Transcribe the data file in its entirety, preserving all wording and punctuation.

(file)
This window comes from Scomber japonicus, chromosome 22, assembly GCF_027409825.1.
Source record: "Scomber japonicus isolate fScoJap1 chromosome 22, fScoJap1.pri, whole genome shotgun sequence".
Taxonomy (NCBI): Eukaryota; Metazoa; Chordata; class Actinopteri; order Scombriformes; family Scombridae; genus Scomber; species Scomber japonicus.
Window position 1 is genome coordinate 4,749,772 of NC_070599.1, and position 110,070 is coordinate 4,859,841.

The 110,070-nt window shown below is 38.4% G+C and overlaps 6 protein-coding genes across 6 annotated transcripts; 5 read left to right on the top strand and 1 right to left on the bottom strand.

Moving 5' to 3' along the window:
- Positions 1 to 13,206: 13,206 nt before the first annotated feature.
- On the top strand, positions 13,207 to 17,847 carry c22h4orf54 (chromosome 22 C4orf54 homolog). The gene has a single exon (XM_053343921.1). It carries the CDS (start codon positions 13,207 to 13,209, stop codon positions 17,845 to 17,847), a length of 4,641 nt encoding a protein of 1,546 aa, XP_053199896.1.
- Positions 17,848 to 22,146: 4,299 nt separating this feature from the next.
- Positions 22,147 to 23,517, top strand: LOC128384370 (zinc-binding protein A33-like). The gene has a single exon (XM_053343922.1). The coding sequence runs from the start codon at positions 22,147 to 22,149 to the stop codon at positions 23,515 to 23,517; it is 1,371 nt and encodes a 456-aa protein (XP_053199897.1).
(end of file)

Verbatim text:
This window comes from Scomber japonicus, chromosome 22, assembly GCF_027409825.1.
Source record: "Scomber japonicus isolate fScoJap1 chromosome 22, fScoJap1.pri, whole genome shotgun sequence".
Taxonomy (NCBI): Eukaryota; Metazoa; Chordata; class Actinopteri; order Scombriformes; family Scombridae; genus Scomber; species Scomber japonicus.
Window position 1 is genome coordinate 4,749,772 of NC_070599.1, and position 110,070 is coordinate 4,859,841.

The 110,070-nt window shown below is 38.4% G+C and overlaps 6 protein-coding genes across 6 annotated transcripts; 5 read left to right on the top strand and 1 right to left on the bottom strand.

Moving 5' to 3' along the window:
- Positions 1 to 13,206: 13,206 nt before the first annotated feature.
- On the top strand, positions 13,207 to 17,847 carry c22h4orf54 (chromosome 22 C4orf54 homolog). The gene has a single exon (XM_053343921.1). It carries the CDS (start codon positions 13,207 to 13,209, stop codon positions 17,845 to 17,847), a length of 4,641 nt encoding a protein of 1,546 aa, XP_053199896.1.
- Positions 17,848 to 22,146: 4,299 nt separating this feature from the next.
- Positions 22,147 to 23,517, top strand: LOC128384370 (zinc-binding protein A33-like). The gene has a single exon (XM_053343922.1). The coding sequence runs from the start codon at positions 22,147 to 22,149 to the stop codon at positions 23,515 to 23,517; it is 1,371 nt and encodes a 456-aa protein (XP_053199897.1).